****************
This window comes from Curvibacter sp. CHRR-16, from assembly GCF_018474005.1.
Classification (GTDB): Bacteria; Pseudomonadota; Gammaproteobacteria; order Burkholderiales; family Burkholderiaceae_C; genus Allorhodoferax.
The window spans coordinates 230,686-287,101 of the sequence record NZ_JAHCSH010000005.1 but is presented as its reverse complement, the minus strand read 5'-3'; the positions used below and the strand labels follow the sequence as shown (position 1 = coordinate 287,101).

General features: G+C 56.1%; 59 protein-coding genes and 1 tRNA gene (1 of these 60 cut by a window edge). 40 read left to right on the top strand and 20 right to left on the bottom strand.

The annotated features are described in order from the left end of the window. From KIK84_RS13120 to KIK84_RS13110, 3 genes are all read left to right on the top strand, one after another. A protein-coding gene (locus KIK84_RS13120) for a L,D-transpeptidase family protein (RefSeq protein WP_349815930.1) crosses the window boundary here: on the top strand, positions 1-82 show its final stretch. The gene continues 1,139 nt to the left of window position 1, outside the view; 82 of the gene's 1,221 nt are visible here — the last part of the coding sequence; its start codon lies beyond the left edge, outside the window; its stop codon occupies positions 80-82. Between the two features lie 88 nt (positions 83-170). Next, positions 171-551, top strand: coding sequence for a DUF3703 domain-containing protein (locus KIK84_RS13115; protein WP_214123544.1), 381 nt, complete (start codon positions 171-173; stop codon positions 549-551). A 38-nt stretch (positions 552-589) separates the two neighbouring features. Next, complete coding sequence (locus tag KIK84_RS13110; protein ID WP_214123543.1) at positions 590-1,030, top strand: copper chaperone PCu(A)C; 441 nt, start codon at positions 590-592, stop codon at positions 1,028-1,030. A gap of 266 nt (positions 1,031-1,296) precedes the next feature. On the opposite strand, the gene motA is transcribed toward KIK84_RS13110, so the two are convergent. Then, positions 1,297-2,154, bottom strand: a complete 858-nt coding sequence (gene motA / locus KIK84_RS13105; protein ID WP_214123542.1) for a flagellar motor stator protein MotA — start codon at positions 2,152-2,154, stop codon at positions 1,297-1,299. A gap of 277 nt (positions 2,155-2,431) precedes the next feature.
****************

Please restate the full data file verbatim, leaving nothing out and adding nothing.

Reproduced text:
This window comes from Curvibacter sp. CHRR-16, from assembly GCF_018474005.1.
Classification (GTDB): Bacteria; Pseudomonadota; Gammaproteobacteria; order Burkholderiales; family Burkholderiaceae_C; genus Allorhodoferax.
The window spans coordinates 230,686-287,101 of the sequence record NZ_JAHCSH010000005.1 but is presented as its reverse complement, the minus strand read 5'-3'; the positions used below and the strand labels follow the sequence as shown (position 1 = coordinate 287,101).

General features: G+C 56.1%; 59 protein-coding genes and 1 tRNA gene (1 of these 60 cut by a window edge). 40 read left to right on the top strand and 20 right to left on the bottom strand.

The annotated features are described in order from the left end of the window. From KIK84_RS13120 to KIK84_RS13110, 3 genes are all read left to right on the top strand, one after another. A protein-coding gene (locus KIK84_RS13120) for a L,D-transpeptidase family protein (RefSeq protein WP_349815930.1) crosses the window boundary here: on the top strand, positions 1-82 show its final stretch. The gene continues 1,139 nt to the left of window position 1, outside the view; 82 of the gene's 1,221 nt are visible here — the last part of the coding sequence; its start codon lies beyond the left edge, outside the window; its stop codon occupies positions 80-82. Between the two features lie 88 nt (positions 83-170). Next, positions 171-551, top strand: coding sequence for a DUF3703 domain-containing protein (locus KIK84_RS13115; protein WP_214123544.1), 381 nt, complete (start codon positions 171-173; stop codon positions 549-551). A 38-nt stretch (positions 552-589) separates the two neighbouring features. Next, complete coding sequence (locus tag KIK84_RS13110; protein ID WP_214123543.1) at positions 590-1,030, top strand: copper chaperone PCu(A)C; 441 nt, start codon at positions 590-592, stop codon at positions 1,028-1,030. A gap of 266 nt (positions 1,031-1,296) precedes the next feature. On the opposite strand, the gene motA is transcribed toward KIK84_RS13110, so the two are convergent. Then, positions 1,297-2,154, bottom strand: a complete 858-nt coding sequence (gene motA / locus KIK84_RS13105; protein ID WP_214123542.1) for a flagellar motor stator protein MotA — start codon at positions 2,152-2,154, stop codon at positions 1,297-1,299. A gap of 277 nt (positions 2,155-2,431) precedes the next feature.